That was the conclusion reached by members of the Broadband Information Sharing Group at a meeting held June 12 at the Macon County Public Library (MCPL).
Some 13 panelists including local and regional government representatives from Macon, Swain, and Jackson counties, no less than five internet service providers (ISP), and two community club broadband committees gave a packed audience their assessment of how and when broadband services would come to the majority of residents in Macon County.
Sarah Thompson, Executive Director of the Southwestern Commission, a council of governments representing seven counties in western North Carolina, set the stage.
“All of our preliminary surveys and data gathering indicate that a viable broadband internet infrastructure is the number economic development concern in our region,” she said.
The lack of broadband services also negatively affects the student/teacher population in Macon County, 23 percent of whom reported a lack of broadband/internet availability at their residence.
“That’s why we have so many students utilizing the computer lab at the Macon County Public Library and bringing their own laptops here,” said Charles Diede, Assistant County Librarian who coordinated the meeting.
The standard for broadband as defined by the Federal Communications Commission is internet service that carries a minimum of 25 megabytes per second download speed. Nearly 40 percent of Americans living in rural communities in North Carolina do not have access to broadband, according to the FCC.
Each of the ISP panelists provided those in attendance with a dazzling compendium of technical information on how broadband is provided, the state of technology today, and what’s on the horizon. All agreed that it would take a combination of fiber optic transmission lines and wireless service to get the job done.
Tony Deakins of the Otto Community expressed his angst at the inaccuracy of state survey maps for statewide internet service. “Their maps show 58 to 80 percent coverage, but our surveys show that 40 percent of Macon County is without service,” he said.
“I’d like to see a goal of 85 percent coverage for Macon with a minimum of 25 megabyte download speed and 3 megabyte upload speed,” Deakins added. “As it stands now, many home-based businesses can’t survive, fiber is too expensive, and people are just plain frustrated. What we need is an intermediary between the funders and the providers. Where’s the bridge between the two?” he concluded.
Joan Mackie, representing the Holly Springs Community, warned that the lack of broadband coverage in Macon was especially difficult for the elderly population.
“Health care systems can provide diagnostic services such as blood pressure, heart monitoring, and the like through broadband connections,” Mackie said, “but not with the current system in place.”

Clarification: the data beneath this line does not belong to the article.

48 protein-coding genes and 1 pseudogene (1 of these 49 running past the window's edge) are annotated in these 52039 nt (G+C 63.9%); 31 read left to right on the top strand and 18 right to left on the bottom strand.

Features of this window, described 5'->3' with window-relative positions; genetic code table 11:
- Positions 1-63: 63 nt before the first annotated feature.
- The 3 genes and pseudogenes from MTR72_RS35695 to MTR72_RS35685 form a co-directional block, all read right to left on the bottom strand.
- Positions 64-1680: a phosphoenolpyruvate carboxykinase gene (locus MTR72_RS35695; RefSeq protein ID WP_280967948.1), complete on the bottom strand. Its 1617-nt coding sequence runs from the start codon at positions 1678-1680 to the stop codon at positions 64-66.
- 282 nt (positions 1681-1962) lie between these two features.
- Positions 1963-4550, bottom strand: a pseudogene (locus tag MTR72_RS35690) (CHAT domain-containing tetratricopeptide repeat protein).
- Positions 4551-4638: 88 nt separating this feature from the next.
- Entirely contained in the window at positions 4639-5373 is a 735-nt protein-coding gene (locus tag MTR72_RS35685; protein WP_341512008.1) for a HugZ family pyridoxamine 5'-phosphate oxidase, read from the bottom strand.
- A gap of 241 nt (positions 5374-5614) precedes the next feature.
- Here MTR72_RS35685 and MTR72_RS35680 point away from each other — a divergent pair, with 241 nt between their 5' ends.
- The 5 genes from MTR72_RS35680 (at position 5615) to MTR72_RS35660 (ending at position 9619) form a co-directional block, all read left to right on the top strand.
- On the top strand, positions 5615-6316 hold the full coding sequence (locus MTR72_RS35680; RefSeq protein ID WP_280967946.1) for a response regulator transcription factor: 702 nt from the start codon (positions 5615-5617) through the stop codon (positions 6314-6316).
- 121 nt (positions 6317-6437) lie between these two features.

The biggest obstacle in providing broadband service to the mountains is the terrain, the group agreed. But inexpensive solutions such as point-to-point radio transmitters costing about $3,000 each are now available.
J.J. Boyd of Skyrunner Internet, an ISP serving nine western counties, said the technology has improved dramatically in recent years.
“Today, we’re able to provide up to 10 gigabytes (one gigabyte equals a thousand megabytes) of download capacity,” he said.
The radios operate via line-of-sight transmission with antennas that are virtually undetectable in the environment, according to Skyrunner.
Tim Will of Catalpa Partners told how he pioneered broadband service in Rutherford County to assist farmers in getting their product to market. He mounted antennas on water towers and showed farmers, a number of whom he taught how to read, to use computers in advertising their produce on line to vendors in Charlotte some 70 miles away.
“Rutherford County went from the 99th poorest county in the state to the 67th in just six years,” Will said proudly. Catalpa Partners also offers classes online to teach other farmers how to grow their businesses.
Thompson wrapped up the session by saying the Southwestern Commission will take all the information and surveys gathered to date to develop a request for proposal (RFP) by December 2017.
“The Phase One RFP will develop a plan for the region, provide training on issues, develop community assessment profiles and policies, determine implementation strategies and common routes for fiber routes, and the like,” she said.
Phase II of the study beginning in January 2018 will take all of the information gathered in Phase I and present them to the ISP providers and public and private partnerships to lay the basic groundwork for bringing broadband service to the region.